“You don’t own me, pig, and no motherfucker tells me when I can split.” Youngblood shoots the breeze with a member of his local constabulary.

Does it have funky music? Oh my god, yes. Curtis Mayfield’s ace score permeates this ninety-minute flick and at times it plays like a personal promo. There are even a few minutes of the man himself belting out groovy tunes in a club that Youngblood visits, neatly dismantling the notion that all black folk have natural rhythm. Christ, he’s a stiff dancer akin to a sober me at a school disco circa 1985. Dancing aside, Mayfield’s anti-drug blend of soul and funk speaks for itself. In fact, it’s one of the best reasons to watch.

Is there a racist cop keeping the brothers down? Half the movie’s gone before we see any NYC cops and the two who show up are a disgrace to the uniform. Namely, they treat two black dudes fighting on a piece of waste ground with respect and due procedure. They break up the fight, handcuff them and don’t shower them with racial abuse.


Even when one cop radios in the incident, he refuses to do what’s expected by referring to the perps as ‘two male Negroes’. Wash that man’s mouth out with soap and water and start smearing it with racist shit instead.

However, in the next scene, a bunch of burly white detectives set things right by beating the fuck out of one of the recently arrested brawlers. “I don’t wanna waste my time and the court’s money on a two-bit piece of shit like you,” the chief goon yells as the others stand around in an interrogation room, “but with your record, nigger, I could put you away for twenty years.”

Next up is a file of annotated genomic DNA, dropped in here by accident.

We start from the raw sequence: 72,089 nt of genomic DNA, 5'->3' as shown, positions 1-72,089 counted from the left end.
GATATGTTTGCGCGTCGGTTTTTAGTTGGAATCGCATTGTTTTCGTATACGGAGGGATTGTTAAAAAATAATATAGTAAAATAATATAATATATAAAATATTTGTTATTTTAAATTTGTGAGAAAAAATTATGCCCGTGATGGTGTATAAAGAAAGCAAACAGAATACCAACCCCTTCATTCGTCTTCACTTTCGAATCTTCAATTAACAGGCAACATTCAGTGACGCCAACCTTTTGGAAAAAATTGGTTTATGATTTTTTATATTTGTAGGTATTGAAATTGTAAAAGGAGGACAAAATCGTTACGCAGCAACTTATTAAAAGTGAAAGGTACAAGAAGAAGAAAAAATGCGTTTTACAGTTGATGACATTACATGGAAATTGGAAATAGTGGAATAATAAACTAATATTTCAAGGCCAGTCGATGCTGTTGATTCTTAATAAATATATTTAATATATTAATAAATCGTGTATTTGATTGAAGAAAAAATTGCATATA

This is promising, but it turns out these violent cops aren’t motivated by the fun of racist abuse. They’re corrupt, you see, and would probably treat a white perp in much the same way.

How many pimps are roaming the hood? None, barring Youngblood and he’s crap at it.

Is Super Fly any good? If the title means anything, I must have missed it. Anyhow, it’s got a great soundtrack and uses its NYC locations well. The acting’s reasonable and the dialogue has its moments. Financially, this was a very successful movie, spawning an immediate sequel and a remake. It’s padded in places, best demonstrated by a three-minute series of still photos showing drugs being sold and taken as Curtis Mayfield sings Pusherman. Of course, the story’s old hat, but that wouldn’t have mattered if there were a bit more action. It definitely needed more nastiness.

Do I now have a Tarantinoesque urge to be black?

Youngblood drives a really cool, souped-up silver Roller that I believe is referred to as a pimpmobile (I’ve only got a bicycle, although I am thinking of adding a bell quite soon). The man’s handy with his fists and is a yellow belt in karate, dealing with everything from junkie muggers to pig cops. As for his love life, he’s got two women on the go, good-lookers who always put out. He’s also got 150 grand stowed. I don’t even wanna think about how much that is by today’s standards, but it’s fair to say he’s doing better than me.

To add insult to injury, he’s a smart, clear-sighted dude, too. He knows if he stays in the game, he’ll get killed sooner or later. Hence, his desire for one last big deal that will enable him to stop looking over his shoulder and sleep soundly at night. When his black girl asks him what he’ll do when he gets out, he says: “Not so much what I do as having a choice, being able to decide what it is I want, not being forced into a thing because that’s the way it is. I’m gonna buy some time, baby, time that isn’t fucked up with the things I gotta do.”

So, yeah, I wouldn’t mind walking in this cat’s shoes for a couple of weeks. At the very least I fancy changing my name to Youngblood Priest.

Dave Franklin has written a dozen books or so. We are not talking about James Joyce, these books are short novels and easy reading. You can find them at amazon.